Nikolai Kareev

Kareev, Nikolai Ivanovich

 

Born Nov. 24 (Dec. 6), 1850, in Moscow; died Feb. 18, 1931, in Leningrad. Russian historian. Professor from 1879 to 1884, first at the University of Warsaw and later at St. Petersburg University. Corresponding member of the Russian Academy from 1910. Honorary member of the Academy of Sciences of the USSR from 1929. Graduated in 1873 from Moscow University, where he studied the history of the Great French Revolution under V. I. Ger’e.

In his youth Kareev was influenced by N. G. Chernyshevskii, N. A. Dobroliubov, and particularly D. I. Pisarev; later, he was influenced by P. L. Lavrov and N. K. Mikhailovskii, ideologists of Narodnichestvo (Populism). He became acquainted with Marx’ Das Kapital in the 1870’s. In his approach, he was a typical eclectic idealist, a positivist of a liberal orientation. Politically he belonged to the ranks of liberals of the postreform generation—constitutionalists and advocates of social reforms. He wrote his best book during the 1870’s: The Peasants and thePeasant Question in France in the Last Quarter of the XVIIIth Century (1879). In 1881 his Studies in the History of the French Peasants From Earliest Times to 1789 was published. Because of Kareev, Russian scholarship was at the fore in the concrete study of the peasant question on the eve of and during the Great French Revolution. He showed the onerous feudal oppression to which the French peasantry was subjected, an oppression that was intensifying around the time of the revolution. Thus he refuted A. de Tocqueville’s thesis that prior to the revolution feudal relations were already gradually disappearing in France and that the peasants had in the main become free landed proprietors. Marx called Kareev’s work of 1879 “first-rate” (see K. Marx and F. Engels, Sock, 2nd ed., vol. 34, p. 286), and Engels called it the “best work on the peasants” (ibid., vol. 37, p. 125).

In his dissertation Basic Questions of the Philosophy of History (3 vols., 1883–90) and in other historical-philosophical and sociological works, Kareev contrasted history with sociology, in effect denying the genuinely scientific nature of history. Adopting a standpoint of extreme subjectivism, Kareev, like Mi-khailovskii, proclaimed the content of the philosophy of history to be the “ideal world of norms, the world of the proper, the world of the true and the just, to which actual history will be compared.” In the 1890’s, he used the same subjective idealist position to combat Marxism, identifying it with “economic materialism.”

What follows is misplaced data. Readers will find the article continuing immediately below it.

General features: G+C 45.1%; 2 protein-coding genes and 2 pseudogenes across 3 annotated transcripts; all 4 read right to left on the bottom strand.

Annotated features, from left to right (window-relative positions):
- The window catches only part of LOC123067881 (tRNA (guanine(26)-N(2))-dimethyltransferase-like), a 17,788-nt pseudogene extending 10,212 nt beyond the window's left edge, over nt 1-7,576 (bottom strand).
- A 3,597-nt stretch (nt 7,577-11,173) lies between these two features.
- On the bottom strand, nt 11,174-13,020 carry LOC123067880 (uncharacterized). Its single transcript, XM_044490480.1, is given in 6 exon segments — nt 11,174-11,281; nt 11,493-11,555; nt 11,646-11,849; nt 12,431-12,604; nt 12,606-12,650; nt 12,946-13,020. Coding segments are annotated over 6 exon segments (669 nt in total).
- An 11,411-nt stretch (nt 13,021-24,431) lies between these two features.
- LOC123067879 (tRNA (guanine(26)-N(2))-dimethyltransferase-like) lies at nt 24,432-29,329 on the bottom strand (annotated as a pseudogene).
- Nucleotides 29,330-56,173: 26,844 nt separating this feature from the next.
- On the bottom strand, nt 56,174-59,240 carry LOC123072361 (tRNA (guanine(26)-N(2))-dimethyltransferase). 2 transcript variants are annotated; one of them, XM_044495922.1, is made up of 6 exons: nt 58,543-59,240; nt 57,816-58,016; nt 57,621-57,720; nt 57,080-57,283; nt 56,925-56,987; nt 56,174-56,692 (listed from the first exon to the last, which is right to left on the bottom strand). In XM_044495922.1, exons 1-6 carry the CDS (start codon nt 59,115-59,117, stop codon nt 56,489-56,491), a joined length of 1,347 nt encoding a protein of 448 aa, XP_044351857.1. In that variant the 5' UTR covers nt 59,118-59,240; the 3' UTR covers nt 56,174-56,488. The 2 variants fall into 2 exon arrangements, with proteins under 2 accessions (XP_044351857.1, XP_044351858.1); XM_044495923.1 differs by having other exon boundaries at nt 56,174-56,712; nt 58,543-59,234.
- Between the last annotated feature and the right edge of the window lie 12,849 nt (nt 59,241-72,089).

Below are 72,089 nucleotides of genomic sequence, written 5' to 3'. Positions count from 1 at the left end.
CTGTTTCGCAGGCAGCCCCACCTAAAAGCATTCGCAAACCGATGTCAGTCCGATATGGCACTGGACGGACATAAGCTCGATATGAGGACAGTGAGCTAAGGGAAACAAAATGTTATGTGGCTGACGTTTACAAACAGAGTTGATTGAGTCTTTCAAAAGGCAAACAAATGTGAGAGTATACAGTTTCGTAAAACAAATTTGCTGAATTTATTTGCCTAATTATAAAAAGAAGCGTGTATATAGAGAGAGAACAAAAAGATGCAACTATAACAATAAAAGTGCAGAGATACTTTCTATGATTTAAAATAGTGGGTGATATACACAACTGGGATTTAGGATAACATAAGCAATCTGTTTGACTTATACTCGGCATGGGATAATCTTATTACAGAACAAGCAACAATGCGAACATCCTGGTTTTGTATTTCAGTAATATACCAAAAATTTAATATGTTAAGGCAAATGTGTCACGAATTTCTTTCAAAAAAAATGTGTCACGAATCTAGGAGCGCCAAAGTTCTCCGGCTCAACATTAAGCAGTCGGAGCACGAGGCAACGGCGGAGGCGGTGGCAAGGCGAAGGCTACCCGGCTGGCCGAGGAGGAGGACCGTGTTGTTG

Moderate as his liberalism was, Kareev was dismissed from St. Petersburg University in 1899 in connection with student disturbances there. He returned only in 1906. During the Revolution of 1905–07, he joined the Constitutional Democrats (Cadets) and was elected a member of the first State Duma. In Kareev’s textbook The History of Western Europe in Modern Times (7 vols., 1892–1917), which is eclectic but valuable for its wealth of factual material, socioeconomic processes are accorded an important place. Between 1911 and 1915, Kareev began working on a history of the revolutionary sections of Paris. In 1924–25 he published the three-volume work Historians of the French Revolution. This was the first composite survey—not only in Russian but anywhere in historical literature—of the historiography of the Great French Revolution.

WORKS

Ocherk istorii reformatsionnogo dvizheniia i katolicheskoi reaktsii v Pol’-she. Moscow, 1886.
Neizdannye dokumenty po istorii parizhskikh sektsii 1790–1795 gg. St. Petersburg, 1912.
Neizdannyeprotokoly Parizhskikh sektsii 9 termidora Hgoda. St. Petersburg, 1914.
Iz dalekogo i blizkogo proshlogo (collection). Petrograd-Moscow, 1923. (This and the following book contain a more complete listing of Kareev’s works.)
Istoriki Frantsuzskoi revoliutsii, vol. 3. Leningrad, 1925.

REFERENCES

Ocherki istorii istoricheskoi nauki v SSSR, vols. 2–3. Moscow, 1960–63.
Veber, B. C. “Pervoe russkoe issledovanii frantsuzskoi burzhuaznoi revoliutsii XVIII v.” In the collection Iz istoriisotsial’no-politicheskikh idei. Moscow, 1955.
Frolova, I. I. “Znachenie issledovanii N. I. Kareeva dlia razrabotkiistorii frantsuzskogo krest’ianstva v epokhe feodalizma.” In the collec-tion Srednie veka, issue 7, 1955.

V. G. VEBER

References in periodicals archive ?
By the turn of the century, historians such as Pavel Vinogradov (1854-1925), a specialist on medieval England, or Nikolai Kareev (1850-1931), a historian of the French Revolution, had made such distinguished names for themselves in the West that the former held the Henry Maine Chair at Oxford from 1903 until his death in 1925, and the latter undertook research on the French peasantry and was published in France (as was Vinogradov in Great Britain).